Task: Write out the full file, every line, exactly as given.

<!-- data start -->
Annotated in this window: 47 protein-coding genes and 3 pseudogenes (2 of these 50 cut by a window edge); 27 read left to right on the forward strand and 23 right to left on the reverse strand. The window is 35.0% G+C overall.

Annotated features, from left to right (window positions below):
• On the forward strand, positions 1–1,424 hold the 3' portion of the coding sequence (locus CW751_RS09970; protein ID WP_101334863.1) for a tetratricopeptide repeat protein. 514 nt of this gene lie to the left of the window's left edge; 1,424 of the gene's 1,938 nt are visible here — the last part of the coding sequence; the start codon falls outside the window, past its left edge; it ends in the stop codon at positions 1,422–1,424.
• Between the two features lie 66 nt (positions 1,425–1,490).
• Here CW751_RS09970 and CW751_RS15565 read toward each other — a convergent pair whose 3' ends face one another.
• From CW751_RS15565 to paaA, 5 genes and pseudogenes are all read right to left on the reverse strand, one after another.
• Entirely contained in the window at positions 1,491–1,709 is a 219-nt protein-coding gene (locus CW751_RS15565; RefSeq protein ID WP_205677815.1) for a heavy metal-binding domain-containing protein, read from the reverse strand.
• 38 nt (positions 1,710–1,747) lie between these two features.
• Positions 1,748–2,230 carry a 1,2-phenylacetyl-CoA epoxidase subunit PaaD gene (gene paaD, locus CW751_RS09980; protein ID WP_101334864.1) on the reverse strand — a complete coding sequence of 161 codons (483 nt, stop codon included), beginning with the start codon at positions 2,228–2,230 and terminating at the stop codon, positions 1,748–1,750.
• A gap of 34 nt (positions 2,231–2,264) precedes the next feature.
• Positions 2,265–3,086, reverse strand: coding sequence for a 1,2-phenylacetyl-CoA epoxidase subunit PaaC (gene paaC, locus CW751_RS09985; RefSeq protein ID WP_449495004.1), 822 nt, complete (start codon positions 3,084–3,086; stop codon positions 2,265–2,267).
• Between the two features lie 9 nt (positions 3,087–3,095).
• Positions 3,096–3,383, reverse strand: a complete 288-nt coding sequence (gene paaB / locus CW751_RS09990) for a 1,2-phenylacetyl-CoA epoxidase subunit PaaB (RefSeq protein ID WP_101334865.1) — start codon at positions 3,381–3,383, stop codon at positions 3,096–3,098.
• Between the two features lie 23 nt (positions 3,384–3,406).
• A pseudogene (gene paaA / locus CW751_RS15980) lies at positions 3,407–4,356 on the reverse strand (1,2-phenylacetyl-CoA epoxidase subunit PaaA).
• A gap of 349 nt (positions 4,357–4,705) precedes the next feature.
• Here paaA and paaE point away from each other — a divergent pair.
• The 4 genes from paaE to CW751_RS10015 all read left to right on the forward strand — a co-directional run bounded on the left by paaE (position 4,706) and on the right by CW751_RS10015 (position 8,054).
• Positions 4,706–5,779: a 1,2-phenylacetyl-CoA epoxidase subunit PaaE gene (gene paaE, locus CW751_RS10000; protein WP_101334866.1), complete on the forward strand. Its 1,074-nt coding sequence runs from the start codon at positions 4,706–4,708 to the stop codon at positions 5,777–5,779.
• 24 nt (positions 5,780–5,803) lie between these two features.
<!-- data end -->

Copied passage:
Annotated in this window: 47 protein-coding genes and 3 pseudogenes (2 of these 50 cut by a window edge); 27 read left to right on the forward strand and 23 right to left on the reverse strand. The window is 35.0% G+C overall.

Annotated features, from left to right (window positions below):
• On the forward strand, positions 1–1,424 hold the 3' portion of the coding sequence (locus CW751_RS09970; protein ID WP_101334863.1) for a tetratricopeptide repeat protein. 514 nt of this gene lie to the left of the window's left edge; 1,424 of the gene's 1,938 nt are visible here — the last part of the coding sequence; the start codon falls outside the window, past its left edge; it ends in the stop codon at positions 1,422–1,424.
• Between the two features lie 66 nt (positions 1,425–1,490).
• Here CW751_RS09970 and CW751_RS15565 read toward each other — a convergent pair whose 3' ends face one another.
• From CW751_RS15565 to paaA, 5 genes and pseudogenes are all read right to left on the reverse strand, one after another.
• Entirely contained in the window at positions 1,491–1,709 is a 219-nt protein-coding gene (locus CW751_RS15565; RefSeq protein ID WP_205677815.1) for a heavy metal-binding domain-containing protein, read from the reverse strand.
• 38 nt (positions 1,710–1,747) lie between these two features.
• Positions 1,748–2,230 carry a 1,2-phenylacetyl-CoA epoxidase subunit PaaD gene (gene paaD, locus CW751_RS09980; protein ID WP_101334864.1) on the reverse strand — a complete coding sequence of 161 codons (483 nt, stop codon included), beginning with the start codon at positions 2,228–2,230 and terminating at the stop codon, positions 1,748–1,750.
• A gap of 34 nt (positions 2,231–2,264) precedes the next feature.
• Positions 2,265–3,086, reverse strand: coding sequence for a 1,2-phenylacetyl-CoA epoxidase subunit PaaC (gene paaC, locus CW751_RS09985; RefSeq protein ID WP_449495004.1), 822 nt, complete (start codon positions 3,084–3,086; stop codon positions 2,265–2,267).
• Between the two features lie 9 nt (positions 3,087–3,095).
• Positions 3,096–3,383, reverse strand: a complete 288-nt coding sequence (gene paaB / locus CW751_RS09990) for a 1,2-phenylacetyl-CoA epoxidase subunit PaaB (RefSeq protein ID WP_101334865.1) — start codon at positions 3,381–3,383, stop codon at positions 3,096–3,098.
• Between the two features lie 23 nt (positions 3,384–3,406).
• A pseudogene (gene paaA / locus CW751_RS15980) lies at positions 3,407–4,356 on the reverse strand (1,2-phenylacetyl-CoA epoxidase subunit PaaA).
• A gap of 349 nt (positions 4,357–4,705) precedes the next feature.
• Here paaA and paaE point away from each other — a divergent pair.
• The 4 genes from paaE to CW751_RS10015 all read left to right on the forward strand — a co-directional run bounded on the left by paaE (position 4,706) and on the right by CW751_RS10015 (position 8,054).
• Positions 4,706–5,779: a 1,2-phenylacetyl-CoA epoxidase subunit PaaE gene (gene paaE, locus CW751_RS10000; protein WP_101334866.1), complete on the forward strand. Its 1,074-nt coding sequence runs from the start codon at positions 4,706–4,708 to the stop codon at positions 5,777–5,779.
• 24 nt (positions 5,780–5,803) lie between these two features.